At a bill-signing ceremony scheduled for this morning at 10:30 a.m. in his office, Gov. Jay Inslee will put his signature on a measure that NFIB led the coordination and legislative passage of: An All-Payer Claims Database (APCD) that will eventually empower everyone in Washington state to compare quality and costs among health-care providers.
“Pairing cost and quality metrics in an All-Payer Claims Database is our best hope of educating and empowering employers to identify or design health-benefits plans that meet the needs of their particular workforce, and ultimately, give families and individuals access to meaningful information to guide their health-care purchasing decisions,” said Patrick Connor, Washington state director for America’s leading small-business association, the National Federation of Independent Business.
According to a report from the Robert Wood Johnson Foundation, The Basics of All-Payer Claims Databases, “APCDs are large-scale databases that systematically collect medical claims, pharmacy claims, dental claims (typically, but not always), and eligibility and provider files from private and public payers. The first statewide APCD system was established in Maine in 2003 … Currently, more than 30
states have, are implementing, or have strong interest in APCDs.”
Senate Bill 5084, which the governor will sign into law today, had strong support among small businesses, health-care providers and patient organizations with 35 groups supporting the bill when it was initially heard in the Senate Health Care Committee and 27 groups signing in support of the House version of the bill. No group stated opposition to the bill.
SB 5084 corrects flaws in a law passed by the Legislature last year to establish an APCD. Among the problems with the existing law was that it lacked a requirement for all health insurers to submit their data. Experience in other states has shown that without a mandate, it is impossible to provide a comprehensive picture of the cost and quality of health care.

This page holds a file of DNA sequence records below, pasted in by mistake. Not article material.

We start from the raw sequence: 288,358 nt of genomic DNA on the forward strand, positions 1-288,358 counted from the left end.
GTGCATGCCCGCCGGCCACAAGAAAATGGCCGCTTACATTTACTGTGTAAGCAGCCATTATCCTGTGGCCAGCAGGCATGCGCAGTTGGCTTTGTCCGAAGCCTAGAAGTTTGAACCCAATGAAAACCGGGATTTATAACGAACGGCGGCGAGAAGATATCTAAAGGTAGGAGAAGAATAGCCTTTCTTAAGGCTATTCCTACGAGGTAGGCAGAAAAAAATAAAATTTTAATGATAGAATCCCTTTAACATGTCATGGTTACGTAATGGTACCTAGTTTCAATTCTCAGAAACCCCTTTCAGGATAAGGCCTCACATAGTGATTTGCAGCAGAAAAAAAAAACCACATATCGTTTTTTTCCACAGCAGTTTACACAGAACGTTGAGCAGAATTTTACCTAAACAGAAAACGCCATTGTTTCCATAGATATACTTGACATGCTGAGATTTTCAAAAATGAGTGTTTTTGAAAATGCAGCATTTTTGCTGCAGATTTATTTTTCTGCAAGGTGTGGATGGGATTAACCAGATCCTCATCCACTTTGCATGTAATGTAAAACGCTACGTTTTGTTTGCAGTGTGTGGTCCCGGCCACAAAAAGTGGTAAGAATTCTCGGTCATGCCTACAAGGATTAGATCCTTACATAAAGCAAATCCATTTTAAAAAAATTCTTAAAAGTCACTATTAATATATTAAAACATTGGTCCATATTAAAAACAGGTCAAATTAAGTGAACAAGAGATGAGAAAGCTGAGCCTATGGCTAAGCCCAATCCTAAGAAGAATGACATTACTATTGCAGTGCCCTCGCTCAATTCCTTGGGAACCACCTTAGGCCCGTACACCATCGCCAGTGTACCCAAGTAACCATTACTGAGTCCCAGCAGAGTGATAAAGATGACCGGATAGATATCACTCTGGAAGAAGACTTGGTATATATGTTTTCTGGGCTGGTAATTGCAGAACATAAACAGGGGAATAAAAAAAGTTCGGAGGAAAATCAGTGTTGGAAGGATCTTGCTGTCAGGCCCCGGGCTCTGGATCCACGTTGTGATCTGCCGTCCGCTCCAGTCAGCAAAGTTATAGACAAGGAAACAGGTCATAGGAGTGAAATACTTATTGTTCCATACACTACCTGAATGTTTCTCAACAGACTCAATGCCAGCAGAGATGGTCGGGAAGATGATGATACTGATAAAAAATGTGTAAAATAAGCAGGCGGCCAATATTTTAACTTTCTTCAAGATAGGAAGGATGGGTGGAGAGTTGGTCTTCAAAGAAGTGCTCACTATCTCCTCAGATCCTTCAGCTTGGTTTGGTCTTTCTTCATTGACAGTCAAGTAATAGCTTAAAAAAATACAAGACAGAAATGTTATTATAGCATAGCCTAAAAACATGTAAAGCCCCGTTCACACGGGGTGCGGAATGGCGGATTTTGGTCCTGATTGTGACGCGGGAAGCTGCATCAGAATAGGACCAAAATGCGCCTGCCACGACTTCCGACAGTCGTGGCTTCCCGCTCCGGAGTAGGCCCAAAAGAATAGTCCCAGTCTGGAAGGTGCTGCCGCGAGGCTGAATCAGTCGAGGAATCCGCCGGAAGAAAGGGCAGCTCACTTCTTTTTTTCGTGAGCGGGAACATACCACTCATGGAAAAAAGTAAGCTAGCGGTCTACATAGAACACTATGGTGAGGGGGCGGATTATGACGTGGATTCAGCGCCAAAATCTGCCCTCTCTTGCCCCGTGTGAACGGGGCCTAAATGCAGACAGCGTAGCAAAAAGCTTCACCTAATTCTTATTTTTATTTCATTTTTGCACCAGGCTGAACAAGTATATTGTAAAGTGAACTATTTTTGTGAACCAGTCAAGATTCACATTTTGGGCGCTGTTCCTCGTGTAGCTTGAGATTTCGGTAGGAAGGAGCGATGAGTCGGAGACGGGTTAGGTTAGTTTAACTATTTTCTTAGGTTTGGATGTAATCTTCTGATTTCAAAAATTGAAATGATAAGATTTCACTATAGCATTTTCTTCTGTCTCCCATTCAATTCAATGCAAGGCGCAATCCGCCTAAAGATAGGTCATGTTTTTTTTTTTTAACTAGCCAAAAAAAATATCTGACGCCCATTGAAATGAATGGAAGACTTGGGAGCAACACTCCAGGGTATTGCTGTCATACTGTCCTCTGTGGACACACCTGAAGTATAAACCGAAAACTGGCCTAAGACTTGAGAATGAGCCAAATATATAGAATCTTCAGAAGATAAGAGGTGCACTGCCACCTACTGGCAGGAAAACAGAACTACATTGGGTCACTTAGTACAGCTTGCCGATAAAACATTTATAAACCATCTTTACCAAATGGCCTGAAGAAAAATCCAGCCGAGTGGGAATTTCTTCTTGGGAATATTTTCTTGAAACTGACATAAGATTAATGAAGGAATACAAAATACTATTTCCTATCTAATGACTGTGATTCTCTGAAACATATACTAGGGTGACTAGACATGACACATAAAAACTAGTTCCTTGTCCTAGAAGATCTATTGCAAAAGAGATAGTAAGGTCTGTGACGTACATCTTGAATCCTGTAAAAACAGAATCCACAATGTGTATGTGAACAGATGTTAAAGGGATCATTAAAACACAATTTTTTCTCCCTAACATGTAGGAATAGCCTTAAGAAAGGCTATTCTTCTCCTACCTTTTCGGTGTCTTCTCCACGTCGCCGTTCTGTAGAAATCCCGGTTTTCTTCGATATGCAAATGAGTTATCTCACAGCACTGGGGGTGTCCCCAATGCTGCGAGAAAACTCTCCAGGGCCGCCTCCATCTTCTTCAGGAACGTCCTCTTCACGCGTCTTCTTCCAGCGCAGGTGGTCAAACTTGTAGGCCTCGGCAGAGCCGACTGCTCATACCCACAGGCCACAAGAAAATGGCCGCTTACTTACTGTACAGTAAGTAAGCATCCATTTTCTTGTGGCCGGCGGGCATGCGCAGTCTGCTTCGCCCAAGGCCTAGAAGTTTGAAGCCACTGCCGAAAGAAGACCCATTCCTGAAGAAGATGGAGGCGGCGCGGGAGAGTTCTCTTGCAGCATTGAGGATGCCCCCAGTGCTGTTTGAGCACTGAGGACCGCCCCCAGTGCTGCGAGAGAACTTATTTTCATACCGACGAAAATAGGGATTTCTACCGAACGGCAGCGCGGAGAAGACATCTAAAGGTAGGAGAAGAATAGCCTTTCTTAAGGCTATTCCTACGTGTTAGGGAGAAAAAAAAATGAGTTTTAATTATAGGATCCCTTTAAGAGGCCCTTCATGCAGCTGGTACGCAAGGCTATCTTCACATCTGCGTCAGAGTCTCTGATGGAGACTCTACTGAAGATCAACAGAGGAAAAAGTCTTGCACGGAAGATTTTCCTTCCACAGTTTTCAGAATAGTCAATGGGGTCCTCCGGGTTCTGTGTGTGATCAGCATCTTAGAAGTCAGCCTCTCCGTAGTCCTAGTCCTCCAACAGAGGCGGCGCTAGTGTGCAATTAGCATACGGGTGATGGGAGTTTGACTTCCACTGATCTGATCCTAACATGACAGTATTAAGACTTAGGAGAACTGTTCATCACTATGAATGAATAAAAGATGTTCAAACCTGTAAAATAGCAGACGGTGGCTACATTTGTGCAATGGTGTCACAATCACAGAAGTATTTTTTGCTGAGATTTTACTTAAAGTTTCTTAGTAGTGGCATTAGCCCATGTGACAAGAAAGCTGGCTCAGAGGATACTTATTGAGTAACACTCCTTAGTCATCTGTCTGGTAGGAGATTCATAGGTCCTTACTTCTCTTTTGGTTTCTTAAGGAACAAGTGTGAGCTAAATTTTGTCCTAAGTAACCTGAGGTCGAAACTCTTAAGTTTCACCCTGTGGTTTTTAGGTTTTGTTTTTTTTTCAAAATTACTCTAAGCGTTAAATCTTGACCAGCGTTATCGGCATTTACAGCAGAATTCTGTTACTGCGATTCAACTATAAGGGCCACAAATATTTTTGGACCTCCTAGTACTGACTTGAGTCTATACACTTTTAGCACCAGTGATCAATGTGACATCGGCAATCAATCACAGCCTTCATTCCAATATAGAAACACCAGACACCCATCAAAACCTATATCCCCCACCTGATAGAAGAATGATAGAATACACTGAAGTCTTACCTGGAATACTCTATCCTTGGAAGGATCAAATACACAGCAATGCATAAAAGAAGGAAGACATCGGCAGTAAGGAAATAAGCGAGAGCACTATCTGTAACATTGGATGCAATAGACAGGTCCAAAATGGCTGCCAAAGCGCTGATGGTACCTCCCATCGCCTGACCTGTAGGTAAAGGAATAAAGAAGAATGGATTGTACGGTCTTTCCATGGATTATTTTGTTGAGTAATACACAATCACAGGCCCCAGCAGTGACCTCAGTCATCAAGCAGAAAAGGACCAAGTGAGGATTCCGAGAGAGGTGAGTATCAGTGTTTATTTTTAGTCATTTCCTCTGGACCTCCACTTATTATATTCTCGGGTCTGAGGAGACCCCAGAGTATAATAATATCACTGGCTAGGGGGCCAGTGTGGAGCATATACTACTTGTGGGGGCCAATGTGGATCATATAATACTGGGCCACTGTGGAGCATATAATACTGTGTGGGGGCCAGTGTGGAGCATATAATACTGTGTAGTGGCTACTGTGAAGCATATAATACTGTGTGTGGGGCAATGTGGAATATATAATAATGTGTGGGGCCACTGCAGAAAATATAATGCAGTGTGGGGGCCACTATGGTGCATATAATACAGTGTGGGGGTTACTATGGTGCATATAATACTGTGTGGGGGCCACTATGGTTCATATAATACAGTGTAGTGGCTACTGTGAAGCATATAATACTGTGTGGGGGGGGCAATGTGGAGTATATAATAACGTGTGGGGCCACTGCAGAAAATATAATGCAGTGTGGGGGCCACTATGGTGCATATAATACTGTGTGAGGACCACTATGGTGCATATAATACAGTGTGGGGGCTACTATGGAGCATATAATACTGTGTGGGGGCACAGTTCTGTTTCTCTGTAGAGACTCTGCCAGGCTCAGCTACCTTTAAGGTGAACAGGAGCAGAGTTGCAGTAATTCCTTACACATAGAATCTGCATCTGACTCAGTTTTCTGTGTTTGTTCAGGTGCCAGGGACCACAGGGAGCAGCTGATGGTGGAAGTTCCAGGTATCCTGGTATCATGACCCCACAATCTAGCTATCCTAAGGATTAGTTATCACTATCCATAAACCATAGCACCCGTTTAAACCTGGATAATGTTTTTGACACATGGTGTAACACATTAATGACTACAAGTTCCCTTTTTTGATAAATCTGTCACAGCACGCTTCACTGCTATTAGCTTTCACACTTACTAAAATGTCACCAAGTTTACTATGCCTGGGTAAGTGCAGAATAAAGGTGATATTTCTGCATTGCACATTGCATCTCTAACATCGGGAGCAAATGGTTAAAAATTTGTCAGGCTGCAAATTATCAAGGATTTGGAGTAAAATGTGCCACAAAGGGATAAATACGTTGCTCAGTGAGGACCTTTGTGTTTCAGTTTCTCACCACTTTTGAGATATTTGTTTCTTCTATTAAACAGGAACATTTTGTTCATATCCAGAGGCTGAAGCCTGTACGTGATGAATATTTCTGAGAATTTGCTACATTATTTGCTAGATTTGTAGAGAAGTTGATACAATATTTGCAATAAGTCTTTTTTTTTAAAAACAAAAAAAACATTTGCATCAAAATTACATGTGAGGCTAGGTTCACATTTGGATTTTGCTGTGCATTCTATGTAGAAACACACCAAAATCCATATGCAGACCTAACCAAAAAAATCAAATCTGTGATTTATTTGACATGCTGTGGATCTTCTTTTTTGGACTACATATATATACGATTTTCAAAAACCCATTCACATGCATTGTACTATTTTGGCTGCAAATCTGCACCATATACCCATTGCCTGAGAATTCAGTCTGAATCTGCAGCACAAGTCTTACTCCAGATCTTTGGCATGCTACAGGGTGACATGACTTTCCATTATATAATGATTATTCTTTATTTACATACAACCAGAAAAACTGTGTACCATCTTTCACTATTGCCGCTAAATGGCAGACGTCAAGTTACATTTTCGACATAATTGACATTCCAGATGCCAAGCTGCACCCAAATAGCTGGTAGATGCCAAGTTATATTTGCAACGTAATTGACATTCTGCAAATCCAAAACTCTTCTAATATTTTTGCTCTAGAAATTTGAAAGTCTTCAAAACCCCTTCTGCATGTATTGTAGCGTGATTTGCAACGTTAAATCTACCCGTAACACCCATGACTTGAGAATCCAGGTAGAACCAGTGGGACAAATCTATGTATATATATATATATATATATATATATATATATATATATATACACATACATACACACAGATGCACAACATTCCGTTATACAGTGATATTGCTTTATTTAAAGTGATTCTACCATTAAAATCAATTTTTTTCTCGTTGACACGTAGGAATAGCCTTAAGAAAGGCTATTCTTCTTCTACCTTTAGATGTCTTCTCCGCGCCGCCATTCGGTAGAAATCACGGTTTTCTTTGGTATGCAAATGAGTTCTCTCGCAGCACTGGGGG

Data that would be submitted under the new law would include financial information, which would allow for analyses about health-care value—meaning quality and cost information about the cost of episodes of care, such as hospitalizations, which had not previously been broadly available.
Because the cost and availability of health care has been the No. 1 worry of small-business owners for 30 years, Connor took the lead in coordinating the activities of the Coalition for Health Care Cost Transparency. “It has been a two-year effort to enact and perfect the statutory framework authorizing a true All-Payer Claims Database for Washington state, but once it is fully up and running, employers, consumers, providers, and even policymakers should see the immense value of it in making health-care providers more competitive, the result of which will make medical coverage more affordable while improving outcomes for patients.”